Day April 8, 2008
It was in sometime in the ’80s when I heard someone on the radio talking about Clint Eastwood’s 1980 movie “Bronco Billy.” It is, he said, a “nice little film in which Eastwood deconstructs his ‘Dirty Harry’ image.”
That was probably not the first time the verb “deconstruct” was used casually to describe a piece of pop culture, but it was the first time I had encountered it, and I remember thinking that the age of theory was surely over now that one of its key terms had been appropriated, domesticated and commodified. It had also been used with some precision. What the radio critic meant was that the flinty masculine realism of the “Dirty Harry” movies — it’s a hard world and it takes a hard man to deal with its evils — is affectionately parodied in the story of a former New Jersey shoe salesman who dresses and talks like a tough cowboy, but is the good-hearted proprietor of a traveling Wild West show aimed at little children. It’s all an act , a confected fable, but so is Dirty Harry; so is everything. If deconstruction was something that an American male icon performed, there was no reason to fear it; truth, reason and the American way were safe.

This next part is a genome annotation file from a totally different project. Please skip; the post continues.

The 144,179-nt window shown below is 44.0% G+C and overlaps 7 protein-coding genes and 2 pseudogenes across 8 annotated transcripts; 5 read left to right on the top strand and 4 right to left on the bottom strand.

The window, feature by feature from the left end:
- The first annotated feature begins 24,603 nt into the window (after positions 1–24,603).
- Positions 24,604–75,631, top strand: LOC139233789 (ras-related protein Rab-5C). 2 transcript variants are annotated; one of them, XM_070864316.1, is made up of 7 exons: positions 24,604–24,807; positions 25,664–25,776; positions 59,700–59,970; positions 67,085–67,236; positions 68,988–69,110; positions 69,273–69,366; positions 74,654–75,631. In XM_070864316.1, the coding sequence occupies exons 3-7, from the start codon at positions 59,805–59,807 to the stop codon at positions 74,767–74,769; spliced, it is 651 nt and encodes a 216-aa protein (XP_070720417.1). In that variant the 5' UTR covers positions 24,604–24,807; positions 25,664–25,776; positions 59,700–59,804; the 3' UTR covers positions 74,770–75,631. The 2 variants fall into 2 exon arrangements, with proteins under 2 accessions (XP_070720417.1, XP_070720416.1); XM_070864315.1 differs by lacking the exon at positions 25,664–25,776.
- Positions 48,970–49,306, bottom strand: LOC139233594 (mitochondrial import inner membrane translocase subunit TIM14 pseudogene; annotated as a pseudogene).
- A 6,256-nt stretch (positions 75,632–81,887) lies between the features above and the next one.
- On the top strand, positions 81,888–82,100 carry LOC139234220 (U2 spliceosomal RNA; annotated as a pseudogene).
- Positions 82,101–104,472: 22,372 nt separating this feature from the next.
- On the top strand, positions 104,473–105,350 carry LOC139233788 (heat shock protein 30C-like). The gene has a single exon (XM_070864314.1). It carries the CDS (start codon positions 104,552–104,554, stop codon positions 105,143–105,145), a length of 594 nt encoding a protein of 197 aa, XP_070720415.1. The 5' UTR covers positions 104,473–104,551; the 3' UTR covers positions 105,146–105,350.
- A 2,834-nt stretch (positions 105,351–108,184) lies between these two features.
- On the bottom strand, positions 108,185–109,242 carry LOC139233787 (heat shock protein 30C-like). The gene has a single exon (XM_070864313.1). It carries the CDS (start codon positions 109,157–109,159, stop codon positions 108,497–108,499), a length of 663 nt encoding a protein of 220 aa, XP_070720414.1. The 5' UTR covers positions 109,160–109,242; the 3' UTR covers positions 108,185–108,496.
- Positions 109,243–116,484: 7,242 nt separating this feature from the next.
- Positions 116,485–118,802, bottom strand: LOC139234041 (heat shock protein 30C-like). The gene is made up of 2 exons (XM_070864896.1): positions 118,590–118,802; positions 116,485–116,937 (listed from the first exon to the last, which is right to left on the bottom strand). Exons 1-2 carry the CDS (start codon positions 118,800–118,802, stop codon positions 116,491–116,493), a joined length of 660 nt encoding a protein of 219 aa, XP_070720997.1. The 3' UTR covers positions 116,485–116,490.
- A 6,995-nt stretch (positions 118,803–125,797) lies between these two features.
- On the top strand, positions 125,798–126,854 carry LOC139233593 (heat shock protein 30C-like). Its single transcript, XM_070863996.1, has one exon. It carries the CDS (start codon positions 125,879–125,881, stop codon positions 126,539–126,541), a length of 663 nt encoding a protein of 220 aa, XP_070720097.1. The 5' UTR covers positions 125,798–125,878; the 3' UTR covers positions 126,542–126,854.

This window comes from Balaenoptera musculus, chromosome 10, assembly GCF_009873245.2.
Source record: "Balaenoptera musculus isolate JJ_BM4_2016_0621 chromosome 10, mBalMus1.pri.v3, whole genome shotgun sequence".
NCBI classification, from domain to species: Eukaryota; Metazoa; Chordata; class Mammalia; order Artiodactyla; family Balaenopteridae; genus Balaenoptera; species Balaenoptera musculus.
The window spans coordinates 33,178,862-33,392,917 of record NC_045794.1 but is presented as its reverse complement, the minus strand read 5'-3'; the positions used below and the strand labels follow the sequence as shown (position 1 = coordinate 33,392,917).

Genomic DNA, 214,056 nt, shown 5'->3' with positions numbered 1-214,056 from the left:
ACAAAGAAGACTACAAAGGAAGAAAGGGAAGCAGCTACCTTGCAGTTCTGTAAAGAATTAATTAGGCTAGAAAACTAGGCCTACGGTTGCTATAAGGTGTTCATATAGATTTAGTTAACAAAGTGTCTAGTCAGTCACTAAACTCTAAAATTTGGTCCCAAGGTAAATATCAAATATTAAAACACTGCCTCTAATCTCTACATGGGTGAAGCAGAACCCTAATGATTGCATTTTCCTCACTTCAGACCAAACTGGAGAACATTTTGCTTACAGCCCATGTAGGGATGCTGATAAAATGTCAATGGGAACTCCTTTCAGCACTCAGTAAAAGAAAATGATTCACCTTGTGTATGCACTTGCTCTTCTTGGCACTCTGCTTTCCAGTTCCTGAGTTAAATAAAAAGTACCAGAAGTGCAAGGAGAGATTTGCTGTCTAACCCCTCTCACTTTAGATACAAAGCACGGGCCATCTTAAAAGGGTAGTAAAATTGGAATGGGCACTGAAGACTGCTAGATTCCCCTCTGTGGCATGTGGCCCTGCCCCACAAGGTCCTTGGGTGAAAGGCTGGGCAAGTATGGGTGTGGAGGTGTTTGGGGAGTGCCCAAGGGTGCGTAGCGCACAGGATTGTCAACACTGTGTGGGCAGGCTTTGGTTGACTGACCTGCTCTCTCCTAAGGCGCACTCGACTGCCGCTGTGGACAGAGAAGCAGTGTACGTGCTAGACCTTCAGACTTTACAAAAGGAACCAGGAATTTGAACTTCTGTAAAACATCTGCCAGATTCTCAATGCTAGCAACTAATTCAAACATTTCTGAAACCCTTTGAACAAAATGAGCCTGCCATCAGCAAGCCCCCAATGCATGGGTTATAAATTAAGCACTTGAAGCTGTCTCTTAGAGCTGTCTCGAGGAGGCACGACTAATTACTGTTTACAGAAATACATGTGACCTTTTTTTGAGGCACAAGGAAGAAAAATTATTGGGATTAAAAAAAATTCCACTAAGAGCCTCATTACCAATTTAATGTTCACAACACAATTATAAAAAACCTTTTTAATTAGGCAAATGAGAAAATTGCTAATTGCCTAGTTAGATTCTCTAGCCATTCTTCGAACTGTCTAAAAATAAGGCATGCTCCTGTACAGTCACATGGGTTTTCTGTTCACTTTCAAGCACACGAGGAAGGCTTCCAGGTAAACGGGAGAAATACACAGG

It turned out, of course, that my conclusion was hasty and premature, for it was in the early ’90s that the culture wars went into high gear and the chief target of the neo-conservative side was this theory that I thought had run its course. It became clear that it had a second life, or a second run, as the villain of a cultural melodrama produced and starred in by Alan Bloom, Dinesh D’Souza, Roger Kimble and other denizens of the right, even as its influence was declining in the academic precincts this crew relentlessly attacked.